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[…]The US and German military cemeteries in Italy differ greatly from one another in style and message.Art-historical methods along with historical research are used to explore the ideological character of each nation’s cemeteries.The results reveal […]This paper examines Italian ossuaries of the Great War as both objects and symbols, or as aesthetic configurations and carriers of political meanings.Physical characteristics, such as those associated with context, space and style, are shown to express elements of Fascist ideology […]This paper describes the different ways of commemorating the fallen of World War I in Italy between 19.[…]The mission of the Verein für christliche Kunst in der evangelischen Landeskirche Württembergs, founded in 1857, was to advise Protestant parishes on aesthetic questions.During WW1 it started to focus not only on graves and memorials but increasingly also on symbolic forms like medals and decorations.[…]In 1936, the National Socialist government of the province of Upper Silesia commissioned the Volksbund Deutsche Kriegsgräberfürsorge (German War Graves Commission) to build a memorial to the German Freikorps fighters.
[…]Robert Tischler, the architect responsible for the two German war memorials in North Africa, in Tobruk, Libya (1954-1955) and in El Alamein, Egypt (1956-1959), had already constructed similar memorials during the National Socialist period.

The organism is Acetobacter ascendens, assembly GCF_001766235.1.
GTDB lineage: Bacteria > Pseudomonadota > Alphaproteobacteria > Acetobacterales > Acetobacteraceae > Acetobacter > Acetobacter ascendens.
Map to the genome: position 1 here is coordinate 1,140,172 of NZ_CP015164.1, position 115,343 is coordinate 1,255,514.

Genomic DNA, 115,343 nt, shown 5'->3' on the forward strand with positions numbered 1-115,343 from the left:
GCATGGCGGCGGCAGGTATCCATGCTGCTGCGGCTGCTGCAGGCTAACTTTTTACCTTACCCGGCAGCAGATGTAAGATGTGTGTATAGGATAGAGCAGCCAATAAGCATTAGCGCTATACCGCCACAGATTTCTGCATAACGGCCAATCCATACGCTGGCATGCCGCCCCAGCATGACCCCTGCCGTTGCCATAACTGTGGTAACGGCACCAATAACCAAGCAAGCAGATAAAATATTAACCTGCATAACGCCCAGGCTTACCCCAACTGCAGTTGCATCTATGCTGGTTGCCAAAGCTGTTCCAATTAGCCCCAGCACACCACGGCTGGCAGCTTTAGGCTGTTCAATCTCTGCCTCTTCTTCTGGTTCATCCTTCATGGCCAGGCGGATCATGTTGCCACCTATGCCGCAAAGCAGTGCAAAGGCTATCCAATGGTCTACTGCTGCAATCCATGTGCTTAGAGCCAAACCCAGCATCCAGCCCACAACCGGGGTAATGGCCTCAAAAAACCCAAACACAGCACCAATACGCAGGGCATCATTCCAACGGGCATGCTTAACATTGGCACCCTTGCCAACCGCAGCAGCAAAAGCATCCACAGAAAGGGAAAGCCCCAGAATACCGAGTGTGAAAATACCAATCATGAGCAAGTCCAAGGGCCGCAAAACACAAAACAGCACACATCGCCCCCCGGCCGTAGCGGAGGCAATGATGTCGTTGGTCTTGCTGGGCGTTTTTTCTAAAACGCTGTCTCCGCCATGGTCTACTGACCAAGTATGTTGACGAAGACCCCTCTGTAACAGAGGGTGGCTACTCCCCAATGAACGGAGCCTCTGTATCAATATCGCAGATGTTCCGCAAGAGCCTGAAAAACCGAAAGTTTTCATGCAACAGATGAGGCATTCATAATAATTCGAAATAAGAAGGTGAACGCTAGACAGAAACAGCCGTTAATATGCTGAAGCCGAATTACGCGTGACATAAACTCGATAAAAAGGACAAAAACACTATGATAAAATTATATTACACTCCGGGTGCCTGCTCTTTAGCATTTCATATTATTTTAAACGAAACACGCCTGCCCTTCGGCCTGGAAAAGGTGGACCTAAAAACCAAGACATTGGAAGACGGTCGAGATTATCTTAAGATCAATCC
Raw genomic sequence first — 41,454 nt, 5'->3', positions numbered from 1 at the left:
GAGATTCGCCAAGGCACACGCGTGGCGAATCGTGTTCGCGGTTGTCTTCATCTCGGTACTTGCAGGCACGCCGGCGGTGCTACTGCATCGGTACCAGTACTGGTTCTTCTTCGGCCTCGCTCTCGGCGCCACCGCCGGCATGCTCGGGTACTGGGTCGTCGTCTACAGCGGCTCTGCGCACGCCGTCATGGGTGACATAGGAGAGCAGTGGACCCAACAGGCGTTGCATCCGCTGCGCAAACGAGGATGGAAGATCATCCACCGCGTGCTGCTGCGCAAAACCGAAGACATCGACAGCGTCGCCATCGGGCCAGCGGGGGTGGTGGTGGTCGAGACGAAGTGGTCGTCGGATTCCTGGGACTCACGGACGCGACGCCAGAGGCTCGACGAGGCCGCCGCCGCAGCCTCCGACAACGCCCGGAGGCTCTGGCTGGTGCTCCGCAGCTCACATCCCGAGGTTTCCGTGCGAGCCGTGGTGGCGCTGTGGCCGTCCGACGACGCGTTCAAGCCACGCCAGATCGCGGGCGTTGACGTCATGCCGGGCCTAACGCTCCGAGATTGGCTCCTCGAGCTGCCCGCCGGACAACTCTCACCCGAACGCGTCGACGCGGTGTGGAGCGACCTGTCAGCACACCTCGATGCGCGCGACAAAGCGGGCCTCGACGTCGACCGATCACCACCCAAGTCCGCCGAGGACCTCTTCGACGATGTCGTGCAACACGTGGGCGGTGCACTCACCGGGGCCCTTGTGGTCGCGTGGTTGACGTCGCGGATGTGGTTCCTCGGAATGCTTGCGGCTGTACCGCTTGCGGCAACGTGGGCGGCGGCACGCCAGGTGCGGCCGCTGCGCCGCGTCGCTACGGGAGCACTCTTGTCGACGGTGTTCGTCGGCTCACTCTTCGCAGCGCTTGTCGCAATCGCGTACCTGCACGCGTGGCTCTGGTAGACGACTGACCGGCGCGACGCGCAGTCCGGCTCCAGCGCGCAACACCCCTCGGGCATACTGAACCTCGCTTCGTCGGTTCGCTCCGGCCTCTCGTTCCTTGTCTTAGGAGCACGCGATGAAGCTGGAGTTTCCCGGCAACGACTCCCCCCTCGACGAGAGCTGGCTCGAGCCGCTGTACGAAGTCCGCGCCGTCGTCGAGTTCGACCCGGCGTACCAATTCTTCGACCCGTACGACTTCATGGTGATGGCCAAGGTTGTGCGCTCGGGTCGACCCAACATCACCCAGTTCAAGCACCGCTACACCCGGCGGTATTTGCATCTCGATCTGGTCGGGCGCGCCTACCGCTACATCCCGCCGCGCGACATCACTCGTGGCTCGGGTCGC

[…]By looking at German art historian Ludwig Grote’s efforts for internationalization, which can be traced back through his active involvement with art in and from Brazil, this article sheds light on the problematic relationship between established narratives of Modernism and the diverse archival layers of information accessible today.
[…]The article analyzes the loss of interest in the study of human anatomy through dissection of cadavers that characterizes the Baroque period, and that distinguishes the Baroque from the Renaissance and from Neoclassicism.
Two special issues on the 19th- and 20th-century art and architecture: Rudolf Fischer from the Archiv der Avantgarden - Staatliche Kunstsammlungen Dresden is currently guest-editing a special issue entitled "Mies van der Rohe und die neue Wohnkultur der 1920er und 1930er Jahre", while Alexandra Karentzos and Miriam Oesterreich from TU Darmstadt and Britta Schmitz from the National Gallery in Berlin are preparing a series of papers on Gottfried Lindauer's New Zealand paintings that breaks new ground in the debate on cultural transfer processes in 19th century.
This article aims to investigate the possible terms and conditions that Mark Rothko imposes on the encounter between painting and viewer, especially concerning the paintings he made for the Houston Chapel, also called the Rothko Chapel, in 1965-67.